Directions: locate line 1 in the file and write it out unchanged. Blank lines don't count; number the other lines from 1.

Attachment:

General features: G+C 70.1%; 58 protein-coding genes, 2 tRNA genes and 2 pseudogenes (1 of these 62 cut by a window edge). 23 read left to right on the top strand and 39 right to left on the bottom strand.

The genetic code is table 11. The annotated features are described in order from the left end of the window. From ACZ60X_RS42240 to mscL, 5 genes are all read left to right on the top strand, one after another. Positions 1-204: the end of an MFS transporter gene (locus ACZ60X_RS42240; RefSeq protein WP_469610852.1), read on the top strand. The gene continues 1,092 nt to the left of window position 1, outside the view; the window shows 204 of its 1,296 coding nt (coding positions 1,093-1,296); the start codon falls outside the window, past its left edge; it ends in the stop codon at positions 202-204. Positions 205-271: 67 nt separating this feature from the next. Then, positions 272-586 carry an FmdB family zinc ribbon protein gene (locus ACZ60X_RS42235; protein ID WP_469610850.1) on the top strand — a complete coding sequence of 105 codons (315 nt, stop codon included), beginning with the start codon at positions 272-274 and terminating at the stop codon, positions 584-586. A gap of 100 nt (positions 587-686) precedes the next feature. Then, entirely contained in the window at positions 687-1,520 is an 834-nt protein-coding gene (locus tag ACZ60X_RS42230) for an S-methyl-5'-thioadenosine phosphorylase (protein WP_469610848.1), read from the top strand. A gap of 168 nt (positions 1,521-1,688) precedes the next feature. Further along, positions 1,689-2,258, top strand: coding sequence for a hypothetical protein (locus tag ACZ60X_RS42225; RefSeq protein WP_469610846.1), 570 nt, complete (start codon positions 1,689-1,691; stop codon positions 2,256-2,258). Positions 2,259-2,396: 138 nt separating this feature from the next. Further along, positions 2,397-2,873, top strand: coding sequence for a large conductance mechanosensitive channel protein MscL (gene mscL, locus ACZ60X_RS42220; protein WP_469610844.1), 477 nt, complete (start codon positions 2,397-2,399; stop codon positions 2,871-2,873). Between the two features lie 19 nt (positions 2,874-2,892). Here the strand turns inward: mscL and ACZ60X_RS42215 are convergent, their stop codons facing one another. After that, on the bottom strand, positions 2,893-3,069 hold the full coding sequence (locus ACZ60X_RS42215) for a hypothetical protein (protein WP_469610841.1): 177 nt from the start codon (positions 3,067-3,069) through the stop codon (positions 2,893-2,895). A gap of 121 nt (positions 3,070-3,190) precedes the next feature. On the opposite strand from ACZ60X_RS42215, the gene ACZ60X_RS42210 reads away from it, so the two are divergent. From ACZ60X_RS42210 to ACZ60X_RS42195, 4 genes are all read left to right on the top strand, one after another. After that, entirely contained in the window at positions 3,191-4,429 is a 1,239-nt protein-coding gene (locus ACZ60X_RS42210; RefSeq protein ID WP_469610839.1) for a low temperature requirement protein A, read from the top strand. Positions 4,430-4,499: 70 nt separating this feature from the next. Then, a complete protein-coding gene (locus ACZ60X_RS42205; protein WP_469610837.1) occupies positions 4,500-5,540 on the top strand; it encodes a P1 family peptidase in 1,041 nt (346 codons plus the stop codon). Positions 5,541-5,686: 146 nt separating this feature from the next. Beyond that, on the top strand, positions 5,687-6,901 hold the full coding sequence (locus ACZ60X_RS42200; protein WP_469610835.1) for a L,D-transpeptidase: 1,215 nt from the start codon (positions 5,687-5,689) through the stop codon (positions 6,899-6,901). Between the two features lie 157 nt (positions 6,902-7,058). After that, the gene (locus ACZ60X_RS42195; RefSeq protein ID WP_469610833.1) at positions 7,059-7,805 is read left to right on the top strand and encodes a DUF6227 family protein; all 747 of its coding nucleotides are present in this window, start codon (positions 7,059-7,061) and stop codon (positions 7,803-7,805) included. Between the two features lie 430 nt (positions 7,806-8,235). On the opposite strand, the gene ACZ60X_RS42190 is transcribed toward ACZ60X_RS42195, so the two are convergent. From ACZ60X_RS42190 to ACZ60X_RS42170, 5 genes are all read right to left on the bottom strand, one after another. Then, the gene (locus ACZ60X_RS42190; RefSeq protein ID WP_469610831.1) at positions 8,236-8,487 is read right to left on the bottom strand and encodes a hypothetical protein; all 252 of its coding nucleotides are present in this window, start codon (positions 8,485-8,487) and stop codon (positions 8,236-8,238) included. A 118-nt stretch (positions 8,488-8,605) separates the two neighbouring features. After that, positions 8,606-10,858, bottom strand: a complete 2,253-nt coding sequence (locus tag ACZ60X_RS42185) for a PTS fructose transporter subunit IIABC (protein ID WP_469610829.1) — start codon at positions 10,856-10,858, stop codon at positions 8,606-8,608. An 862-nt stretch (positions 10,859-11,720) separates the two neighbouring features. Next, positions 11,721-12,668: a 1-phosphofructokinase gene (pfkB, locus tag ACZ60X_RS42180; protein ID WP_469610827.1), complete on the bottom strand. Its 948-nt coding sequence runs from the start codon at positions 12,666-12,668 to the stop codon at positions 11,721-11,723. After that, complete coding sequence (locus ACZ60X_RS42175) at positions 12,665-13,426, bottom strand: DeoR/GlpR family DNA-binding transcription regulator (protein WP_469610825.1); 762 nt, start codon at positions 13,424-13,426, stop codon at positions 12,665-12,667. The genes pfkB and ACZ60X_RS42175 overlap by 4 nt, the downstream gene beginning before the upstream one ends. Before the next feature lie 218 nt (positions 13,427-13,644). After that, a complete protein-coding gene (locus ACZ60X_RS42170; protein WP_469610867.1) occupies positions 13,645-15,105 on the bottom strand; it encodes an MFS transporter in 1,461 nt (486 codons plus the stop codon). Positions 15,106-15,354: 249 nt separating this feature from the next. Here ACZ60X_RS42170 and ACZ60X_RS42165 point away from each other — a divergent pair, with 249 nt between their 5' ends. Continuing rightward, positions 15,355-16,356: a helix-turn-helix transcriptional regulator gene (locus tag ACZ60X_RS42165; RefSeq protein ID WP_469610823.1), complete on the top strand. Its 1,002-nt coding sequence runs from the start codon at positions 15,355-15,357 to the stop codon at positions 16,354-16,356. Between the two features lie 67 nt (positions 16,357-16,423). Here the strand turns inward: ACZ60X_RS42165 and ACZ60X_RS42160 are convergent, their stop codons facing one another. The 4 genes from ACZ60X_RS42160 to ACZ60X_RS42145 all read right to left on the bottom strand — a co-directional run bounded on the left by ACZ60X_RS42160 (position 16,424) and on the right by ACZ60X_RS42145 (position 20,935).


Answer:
General features: G+C 70.1%; 58 protein-coding genes, 2 tRNA genes and 2 pseudogenes (1 of these 62 cut by a window edge). 23 read left to right on the top strand and 39 right to left on the bottom strand.